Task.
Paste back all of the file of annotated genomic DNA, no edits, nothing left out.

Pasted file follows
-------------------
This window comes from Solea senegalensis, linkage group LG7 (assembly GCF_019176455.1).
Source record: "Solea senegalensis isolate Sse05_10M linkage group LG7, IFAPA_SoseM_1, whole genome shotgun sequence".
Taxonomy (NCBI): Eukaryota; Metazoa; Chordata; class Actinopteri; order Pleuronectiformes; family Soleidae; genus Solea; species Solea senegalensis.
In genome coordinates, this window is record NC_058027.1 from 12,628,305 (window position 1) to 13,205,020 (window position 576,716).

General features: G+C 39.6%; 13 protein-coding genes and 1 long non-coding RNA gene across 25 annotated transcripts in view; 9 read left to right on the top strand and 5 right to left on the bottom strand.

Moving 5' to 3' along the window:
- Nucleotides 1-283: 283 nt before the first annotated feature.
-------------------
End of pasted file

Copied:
This window comes from Solea senegalensis, linkage group LG7 (assembly GCF_019176455.1).
Source record: "Solea senegalensis isolate Sse05_10M linkage group LG7, IFAPA_SoseM_1, whole genome shotgun sequence".
Taxonomy (NCBI): Eukaryota; Metazoa; Chordata; class Actinopteri; order Pleuronectiformes; family Soleidae; genus Solea; species Solea senegalensis.
In genome coordinates, this window is record NC_058027.1 from 12,628,305 (window position 1) to 13,205,020 (window position 576,716).

General features: G+C 39.6%; 13 protein-coding genes and 1 long non-coding RNA gene across 25 annotated transcripts in view; 9 read left to right on the top strand and 5 right to left on the bottom strand.

Moving 5' to 3' along the window:
- Nucleotides 1-283: 283 nt before the first annotated feature.